We are independent & ad-supported. We may earn a commission for purchases made through our links.
Advertiser Disclosure
Our website is an independent, advertising-supported platform. We provide our content free of charge to our readers, and to keep it that way, we rely on revenue generated through advertisements and affiliate partnerships. This means that when you click on certain links on our site and make a purchase, we may earn a commission. Learn more.
How We Make Money
We sustain our operations through affiliate commissions and advertising. If you click on an affiliate link and make a purchase, we may receive a commission from the merchant at no additional cost to you. We also display advertisements on our website, which help generate revenue to support our work and keep our content free for readers. Our editorial team operates independently of our advertising and affiliate partnerships to ensure that our content remains unbiased and focused on providing you with the best information and recommendations based on thorough research and honest evaluations. To remain transparent, we’ve provided a list of our current affiliate partners here.

What is a Nightstand Buddhist?

Michael Pollick
Updated May 23, 2024
Our promise to you
PublicPeople is dedicated to creating trustworthy, high-quality content that always prioritizes transparency, integrity, and inclusivity above all else. Our ensure that our content creation and review process includes rigorous fact-checking, evidence-based, and continual updates to ensure accuracy and reliability.

Our Promise to you

Founded in 2002, our company has been a trusted resource for readers seeking informative and engaging content. Our dedication to quality remains unwavering—and will never change. We follow a strict editorial policy, ensuring that our content is authored by highly qualified professionals and edited by subject matter experts. This guarantees that everything we publish is objective, accurate, and trustworthy.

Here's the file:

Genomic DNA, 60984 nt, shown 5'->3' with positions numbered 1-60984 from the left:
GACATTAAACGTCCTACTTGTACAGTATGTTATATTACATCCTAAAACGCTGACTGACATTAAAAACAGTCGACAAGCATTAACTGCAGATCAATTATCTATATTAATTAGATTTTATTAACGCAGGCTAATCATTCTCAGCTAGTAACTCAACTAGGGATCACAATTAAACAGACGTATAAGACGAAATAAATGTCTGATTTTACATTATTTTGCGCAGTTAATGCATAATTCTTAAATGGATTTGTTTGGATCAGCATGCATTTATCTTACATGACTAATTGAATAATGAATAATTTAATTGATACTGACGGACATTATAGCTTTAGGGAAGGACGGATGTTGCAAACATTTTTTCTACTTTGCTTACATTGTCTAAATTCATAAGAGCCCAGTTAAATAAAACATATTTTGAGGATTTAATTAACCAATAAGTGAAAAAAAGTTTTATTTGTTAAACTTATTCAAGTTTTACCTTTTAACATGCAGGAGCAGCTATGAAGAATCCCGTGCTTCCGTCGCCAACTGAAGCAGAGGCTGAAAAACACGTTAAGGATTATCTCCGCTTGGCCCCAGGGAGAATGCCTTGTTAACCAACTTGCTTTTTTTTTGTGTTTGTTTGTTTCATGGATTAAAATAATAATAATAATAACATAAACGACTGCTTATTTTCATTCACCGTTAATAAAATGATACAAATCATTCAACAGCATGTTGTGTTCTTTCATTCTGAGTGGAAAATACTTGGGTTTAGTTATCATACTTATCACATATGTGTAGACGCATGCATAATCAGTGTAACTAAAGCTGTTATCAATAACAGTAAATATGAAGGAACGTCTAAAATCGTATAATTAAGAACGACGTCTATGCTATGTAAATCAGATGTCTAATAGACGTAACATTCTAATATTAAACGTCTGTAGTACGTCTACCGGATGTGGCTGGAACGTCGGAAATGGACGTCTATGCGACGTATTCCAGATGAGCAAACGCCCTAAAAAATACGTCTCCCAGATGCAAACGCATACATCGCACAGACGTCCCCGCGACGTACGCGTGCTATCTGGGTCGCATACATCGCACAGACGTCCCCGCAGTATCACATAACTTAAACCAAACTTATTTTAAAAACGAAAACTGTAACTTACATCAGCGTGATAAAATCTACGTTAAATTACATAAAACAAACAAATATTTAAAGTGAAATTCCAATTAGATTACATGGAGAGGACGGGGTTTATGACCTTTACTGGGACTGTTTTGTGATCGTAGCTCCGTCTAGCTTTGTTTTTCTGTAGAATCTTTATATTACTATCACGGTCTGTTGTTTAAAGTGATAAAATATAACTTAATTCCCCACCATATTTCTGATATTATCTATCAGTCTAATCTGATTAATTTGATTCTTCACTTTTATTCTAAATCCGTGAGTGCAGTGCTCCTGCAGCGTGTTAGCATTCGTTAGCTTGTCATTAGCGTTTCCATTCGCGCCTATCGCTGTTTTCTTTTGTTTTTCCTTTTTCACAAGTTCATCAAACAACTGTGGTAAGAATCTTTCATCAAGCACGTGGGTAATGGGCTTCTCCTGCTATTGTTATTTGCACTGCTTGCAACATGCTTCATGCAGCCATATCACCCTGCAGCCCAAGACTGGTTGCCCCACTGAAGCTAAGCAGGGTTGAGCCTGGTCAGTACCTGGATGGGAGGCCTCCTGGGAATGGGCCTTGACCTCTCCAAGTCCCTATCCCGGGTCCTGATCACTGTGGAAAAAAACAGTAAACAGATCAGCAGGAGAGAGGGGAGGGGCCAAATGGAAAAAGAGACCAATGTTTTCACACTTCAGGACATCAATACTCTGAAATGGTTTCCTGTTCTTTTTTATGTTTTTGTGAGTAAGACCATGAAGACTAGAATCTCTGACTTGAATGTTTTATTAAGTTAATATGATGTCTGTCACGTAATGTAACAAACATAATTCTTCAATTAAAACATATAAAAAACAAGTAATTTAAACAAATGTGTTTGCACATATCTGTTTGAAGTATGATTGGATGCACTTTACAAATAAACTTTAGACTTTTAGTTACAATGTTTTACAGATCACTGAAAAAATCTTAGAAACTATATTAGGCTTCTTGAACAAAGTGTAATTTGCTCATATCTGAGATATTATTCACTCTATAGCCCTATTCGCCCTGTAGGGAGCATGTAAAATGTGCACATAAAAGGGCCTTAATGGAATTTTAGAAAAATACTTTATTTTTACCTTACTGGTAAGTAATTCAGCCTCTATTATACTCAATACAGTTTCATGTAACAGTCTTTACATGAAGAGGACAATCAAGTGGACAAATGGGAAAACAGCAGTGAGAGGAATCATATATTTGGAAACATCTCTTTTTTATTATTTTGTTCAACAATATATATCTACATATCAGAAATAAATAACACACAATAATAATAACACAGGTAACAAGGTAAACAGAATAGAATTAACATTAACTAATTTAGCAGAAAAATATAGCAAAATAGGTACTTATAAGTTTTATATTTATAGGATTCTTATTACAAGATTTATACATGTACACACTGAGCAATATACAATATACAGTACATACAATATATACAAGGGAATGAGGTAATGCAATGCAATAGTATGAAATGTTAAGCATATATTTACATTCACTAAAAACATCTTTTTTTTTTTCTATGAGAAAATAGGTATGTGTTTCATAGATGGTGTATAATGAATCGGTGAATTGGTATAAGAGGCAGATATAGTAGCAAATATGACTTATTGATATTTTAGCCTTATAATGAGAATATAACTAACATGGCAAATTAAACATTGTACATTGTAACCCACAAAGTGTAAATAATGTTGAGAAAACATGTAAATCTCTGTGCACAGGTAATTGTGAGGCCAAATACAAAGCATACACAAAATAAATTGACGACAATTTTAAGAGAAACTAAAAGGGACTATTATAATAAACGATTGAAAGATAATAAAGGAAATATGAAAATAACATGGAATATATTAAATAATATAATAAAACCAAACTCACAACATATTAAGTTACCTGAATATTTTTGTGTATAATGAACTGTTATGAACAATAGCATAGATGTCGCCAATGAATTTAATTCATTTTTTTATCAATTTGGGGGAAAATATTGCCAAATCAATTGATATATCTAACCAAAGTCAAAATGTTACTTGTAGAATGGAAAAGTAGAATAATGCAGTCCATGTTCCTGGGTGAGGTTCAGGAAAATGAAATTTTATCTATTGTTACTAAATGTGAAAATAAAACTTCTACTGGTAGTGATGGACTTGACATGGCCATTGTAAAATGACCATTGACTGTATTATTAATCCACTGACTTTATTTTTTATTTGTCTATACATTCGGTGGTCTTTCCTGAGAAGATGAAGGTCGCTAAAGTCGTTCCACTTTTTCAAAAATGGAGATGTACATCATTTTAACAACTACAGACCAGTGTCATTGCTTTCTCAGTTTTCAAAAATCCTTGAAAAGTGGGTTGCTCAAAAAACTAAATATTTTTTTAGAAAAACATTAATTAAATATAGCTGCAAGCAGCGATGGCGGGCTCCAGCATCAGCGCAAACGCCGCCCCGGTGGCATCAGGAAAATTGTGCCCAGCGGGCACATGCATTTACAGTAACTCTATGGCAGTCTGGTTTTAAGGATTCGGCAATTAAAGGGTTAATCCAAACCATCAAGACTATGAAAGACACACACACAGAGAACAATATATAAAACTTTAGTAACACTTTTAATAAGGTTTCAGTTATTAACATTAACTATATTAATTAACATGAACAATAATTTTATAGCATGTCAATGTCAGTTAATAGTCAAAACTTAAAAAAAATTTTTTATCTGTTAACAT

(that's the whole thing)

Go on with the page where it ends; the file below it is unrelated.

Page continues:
Over the years, we've refined our approach to cover a wide range of topics, providing readers with reliable and practical advice to enhance their knowledge and skills. That's why millions of readers turn to us each year. Join us in celebrating the joy of learning, guided by standards you can trust.

Editorial Standards

At PublicPeople, we are committed to creating content that you can trust. Our editorial process is designed to ensure that every piece of content we publish is accurate, reliable, and informative.

Our team of experienced writers and editors follows a strict set of guidelines to ensure the highest quality content. We conduct thorough research, fact-check all information, and rely on credible sources to back up our claims. Our content is reviewed by subject-matter experts to ensure accuracy and clarity.

We believe in transparency and maintain editorial independence from our advertisers. Our team does not receive direct compensation from advertisers, allowing us to create unbiased content that prioritizes your interests.

A number of people do not claim a particular religious faith, but when pressed on the issue will respond that Buddhism describes their spiritual belief structure better than anything else. Christian author Thomas Tweed called such a casual adherent to Buddhism a nightstand Buddhist, largely because of the number of books on Buddhist philosophy such a person would keep on his or her nightstand for bedtime reading.